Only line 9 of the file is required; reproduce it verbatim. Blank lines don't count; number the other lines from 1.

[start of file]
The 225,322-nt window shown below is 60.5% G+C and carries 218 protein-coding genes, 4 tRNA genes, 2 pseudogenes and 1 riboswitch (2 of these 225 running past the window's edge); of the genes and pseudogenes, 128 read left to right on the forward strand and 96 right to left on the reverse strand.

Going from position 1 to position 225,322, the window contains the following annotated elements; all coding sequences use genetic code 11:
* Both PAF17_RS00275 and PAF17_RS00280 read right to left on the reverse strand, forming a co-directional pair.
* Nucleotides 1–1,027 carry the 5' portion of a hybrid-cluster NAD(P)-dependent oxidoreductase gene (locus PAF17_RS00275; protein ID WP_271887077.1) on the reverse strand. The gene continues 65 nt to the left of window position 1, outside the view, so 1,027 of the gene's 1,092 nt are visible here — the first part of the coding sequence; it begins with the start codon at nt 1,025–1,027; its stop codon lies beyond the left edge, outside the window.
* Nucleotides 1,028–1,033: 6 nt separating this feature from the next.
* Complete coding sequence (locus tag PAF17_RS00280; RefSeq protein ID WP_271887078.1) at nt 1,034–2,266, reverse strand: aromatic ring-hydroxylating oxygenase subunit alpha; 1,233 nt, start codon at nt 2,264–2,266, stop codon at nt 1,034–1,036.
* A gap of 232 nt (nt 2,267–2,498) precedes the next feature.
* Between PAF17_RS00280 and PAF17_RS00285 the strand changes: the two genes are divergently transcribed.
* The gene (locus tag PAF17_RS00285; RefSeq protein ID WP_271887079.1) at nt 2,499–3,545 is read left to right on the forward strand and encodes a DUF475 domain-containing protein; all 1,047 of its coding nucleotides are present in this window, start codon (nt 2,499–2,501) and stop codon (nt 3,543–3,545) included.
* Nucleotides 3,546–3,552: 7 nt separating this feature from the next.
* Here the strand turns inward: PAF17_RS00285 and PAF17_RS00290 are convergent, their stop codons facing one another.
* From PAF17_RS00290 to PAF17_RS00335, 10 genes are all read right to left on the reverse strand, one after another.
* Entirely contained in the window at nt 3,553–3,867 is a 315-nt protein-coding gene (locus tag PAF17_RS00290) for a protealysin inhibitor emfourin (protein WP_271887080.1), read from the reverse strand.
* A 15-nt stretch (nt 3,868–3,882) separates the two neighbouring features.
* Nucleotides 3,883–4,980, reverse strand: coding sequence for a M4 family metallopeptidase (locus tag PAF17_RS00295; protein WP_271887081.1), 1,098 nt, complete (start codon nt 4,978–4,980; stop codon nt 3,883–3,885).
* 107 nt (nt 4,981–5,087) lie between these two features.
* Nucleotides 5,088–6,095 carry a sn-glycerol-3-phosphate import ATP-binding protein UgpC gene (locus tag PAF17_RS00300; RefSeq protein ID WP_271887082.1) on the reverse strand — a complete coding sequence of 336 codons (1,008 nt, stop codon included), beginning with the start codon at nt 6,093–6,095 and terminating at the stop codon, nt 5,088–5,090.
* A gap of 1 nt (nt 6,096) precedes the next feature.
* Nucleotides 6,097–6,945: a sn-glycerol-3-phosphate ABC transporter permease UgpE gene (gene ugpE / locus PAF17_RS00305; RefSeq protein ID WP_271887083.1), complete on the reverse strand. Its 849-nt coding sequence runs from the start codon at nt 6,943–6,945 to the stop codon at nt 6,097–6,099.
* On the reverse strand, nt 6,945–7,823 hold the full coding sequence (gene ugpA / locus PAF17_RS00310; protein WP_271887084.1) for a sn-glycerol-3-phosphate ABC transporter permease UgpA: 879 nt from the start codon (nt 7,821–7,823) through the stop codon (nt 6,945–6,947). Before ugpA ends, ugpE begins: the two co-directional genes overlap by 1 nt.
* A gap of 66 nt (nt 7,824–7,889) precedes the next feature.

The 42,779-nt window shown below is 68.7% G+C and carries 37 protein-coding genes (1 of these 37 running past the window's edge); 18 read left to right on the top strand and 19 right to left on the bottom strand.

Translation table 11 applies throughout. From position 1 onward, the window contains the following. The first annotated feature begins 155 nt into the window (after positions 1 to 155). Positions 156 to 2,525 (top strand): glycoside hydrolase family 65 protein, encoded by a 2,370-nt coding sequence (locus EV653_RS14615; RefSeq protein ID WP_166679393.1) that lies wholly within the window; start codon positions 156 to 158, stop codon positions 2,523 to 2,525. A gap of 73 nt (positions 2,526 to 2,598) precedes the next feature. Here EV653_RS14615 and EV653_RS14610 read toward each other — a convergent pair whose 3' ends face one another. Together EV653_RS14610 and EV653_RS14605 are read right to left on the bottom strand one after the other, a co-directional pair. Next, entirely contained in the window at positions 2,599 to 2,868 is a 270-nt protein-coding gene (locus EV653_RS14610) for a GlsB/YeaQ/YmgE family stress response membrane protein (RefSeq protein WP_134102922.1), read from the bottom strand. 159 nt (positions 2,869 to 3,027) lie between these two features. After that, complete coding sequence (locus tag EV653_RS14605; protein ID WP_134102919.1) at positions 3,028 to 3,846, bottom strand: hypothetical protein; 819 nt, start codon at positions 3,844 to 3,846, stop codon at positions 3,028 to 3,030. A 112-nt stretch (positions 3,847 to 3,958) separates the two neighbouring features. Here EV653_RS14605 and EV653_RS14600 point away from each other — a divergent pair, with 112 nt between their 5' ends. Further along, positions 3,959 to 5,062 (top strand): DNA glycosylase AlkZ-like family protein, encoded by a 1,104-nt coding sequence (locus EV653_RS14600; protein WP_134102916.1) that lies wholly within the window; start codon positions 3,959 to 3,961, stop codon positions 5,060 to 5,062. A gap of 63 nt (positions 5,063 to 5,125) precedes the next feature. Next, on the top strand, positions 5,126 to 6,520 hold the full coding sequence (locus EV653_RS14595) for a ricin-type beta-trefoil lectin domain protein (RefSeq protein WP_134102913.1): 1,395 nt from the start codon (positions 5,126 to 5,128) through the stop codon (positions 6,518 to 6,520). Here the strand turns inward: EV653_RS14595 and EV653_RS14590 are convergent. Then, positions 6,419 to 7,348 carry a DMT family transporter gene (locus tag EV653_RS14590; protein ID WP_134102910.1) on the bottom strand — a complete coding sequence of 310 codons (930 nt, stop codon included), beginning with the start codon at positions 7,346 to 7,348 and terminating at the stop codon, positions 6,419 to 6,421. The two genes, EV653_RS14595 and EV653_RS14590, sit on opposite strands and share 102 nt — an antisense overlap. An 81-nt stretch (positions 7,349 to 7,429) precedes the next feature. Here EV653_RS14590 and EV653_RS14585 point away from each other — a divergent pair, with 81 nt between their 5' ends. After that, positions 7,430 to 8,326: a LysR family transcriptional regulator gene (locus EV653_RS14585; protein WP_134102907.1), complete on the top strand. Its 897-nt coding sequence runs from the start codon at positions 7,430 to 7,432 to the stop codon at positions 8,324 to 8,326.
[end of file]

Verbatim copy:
* The gene (locus tag PAF17_RS00285; RefSeq protein ID WP_271887079.1) at nt 2,499–3,545 is read left to right on the forward strand and encodes a DUF475 domain-containing protein; all 1,047 of its coding nucleotides are present in this window, start codon (nt 2,499–2,501) and stop codon (nt 3,543–3,545) included.